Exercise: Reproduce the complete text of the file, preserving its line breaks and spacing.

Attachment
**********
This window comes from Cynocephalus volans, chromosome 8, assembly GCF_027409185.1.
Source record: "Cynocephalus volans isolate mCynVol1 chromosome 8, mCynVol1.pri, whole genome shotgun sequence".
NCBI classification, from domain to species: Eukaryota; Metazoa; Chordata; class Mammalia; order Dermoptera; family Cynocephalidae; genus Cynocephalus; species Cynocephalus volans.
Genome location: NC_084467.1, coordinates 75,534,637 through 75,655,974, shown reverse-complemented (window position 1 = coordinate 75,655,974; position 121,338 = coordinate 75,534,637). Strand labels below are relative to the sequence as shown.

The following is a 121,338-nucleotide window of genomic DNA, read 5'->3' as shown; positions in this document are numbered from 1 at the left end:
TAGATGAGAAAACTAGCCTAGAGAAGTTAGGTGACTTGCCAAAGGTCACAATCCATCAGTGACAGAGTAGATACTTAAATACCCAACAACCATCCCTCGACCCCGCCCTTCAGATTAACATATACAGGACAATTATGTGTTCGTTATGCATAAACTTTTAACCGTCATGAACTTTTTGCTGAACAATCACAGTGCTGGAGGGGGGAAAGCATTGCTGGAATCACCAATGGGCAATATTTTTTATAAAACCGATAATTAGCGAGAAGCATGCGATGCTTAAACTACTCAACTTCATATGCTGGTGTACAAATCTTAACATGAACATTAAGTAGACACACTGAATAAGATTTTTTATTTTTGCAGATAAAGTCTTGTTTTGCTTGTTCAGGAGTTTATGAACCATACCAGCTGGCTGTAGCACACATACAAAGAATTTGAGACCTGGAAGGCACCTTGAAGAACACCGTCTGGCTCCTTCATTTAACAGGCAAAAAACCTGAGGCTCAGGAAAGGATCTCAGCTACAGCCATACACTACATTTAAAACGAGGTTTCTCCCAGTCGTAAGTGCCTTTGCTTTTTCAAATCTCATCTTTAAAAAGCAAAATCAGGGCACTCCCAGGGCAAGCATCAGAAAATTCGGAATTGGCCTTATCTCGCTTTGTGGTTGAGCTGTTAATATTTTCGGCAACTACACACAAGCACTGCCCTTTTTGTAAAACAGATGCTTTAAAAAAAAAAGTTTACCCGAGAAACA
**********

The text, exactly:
This window comes from Cynocephalus volans, chromosome 8, assembly GCF_027409185.1.
Source record: "Cynocephalus volans isolate mCynVol1 chromosome 8, mCynVol1.pri, whole genome shotgun sequence".
NCBI classification, from domain to species: Eukaryota; Metazoa; Chordata; class Mammalia; order Dermoptera; family Cynocephalidae; genus Cynocephalus; species Cynocephalus volans.
Genome location: NC_084467.1, coordinates 75,534,637 through 75,655,974, shown reverse-complemented (window position 1 = coordinate 75,655,974; position 121,338 = coordinate 75,534,637). Strand labels below are relative to the sequence as shown.

The following is a 121,338-nucleotide window of genomic DNA, read 5'->3' as shown; positions in this document are numbered from 1 at the left end:
TAGATGAGAAAACTAGCCTAGAGAAGTTAGGTGACTTGCCAAAGGTCACAATCCATCAGTGACAGAGTAGATACTTAAATACCCAACAACCATCCCTCGACCCCGCCCTTCAGATTAACATATACAGGACAATTATGTGTTCGTTATGCATAAACTTTTAACCGTCATGAACTTTTTGCTGAACAATCACAGTGCTGGAGGGGGGAAAGCATTGCTGGAATCACCAATGGGCAATATTTTTTATAAAACCGATAATTAGCGAGAAGCATGCGATGCTTAAACTACTCAACTTCATATGCTGGTGTACAAATCTTAACATGAACATTAAGTAGACACACTGAATAAGATTTTTTATTTTTGCAGATAAAGTCTTGTTTTGCTTGTTCAGGAGTTTATGAACCATACCAGCTGGCTGTAGCACACATACAAAGAATTTGAGACCTGGAAGGCACCTTGAAGAACACCGTCTGGCTCCTTCATTTAACAGGCAAAAAACCTGAGGCTCAGGAAAGGATCTCAGCTACAGCCATACACTACATTTAAAACGAGGTTTCTCCCAGTCGTAAGTGCCTTTGCTTTTTCAAATCTCATCTTTAAAAAGCAAAATCAGGGCACTCCCAGGGCAAGCATCAGAAAATTCGGAATTGGCCTTATCTCGCTTTGTGGTTGAGCTGTTAATATTTTCGGCAACTACACACAAGCACTGCCCTTTTTGTAAAACAGATGCTTTAAAAAAAAAAGTTTACCCGAGAAACA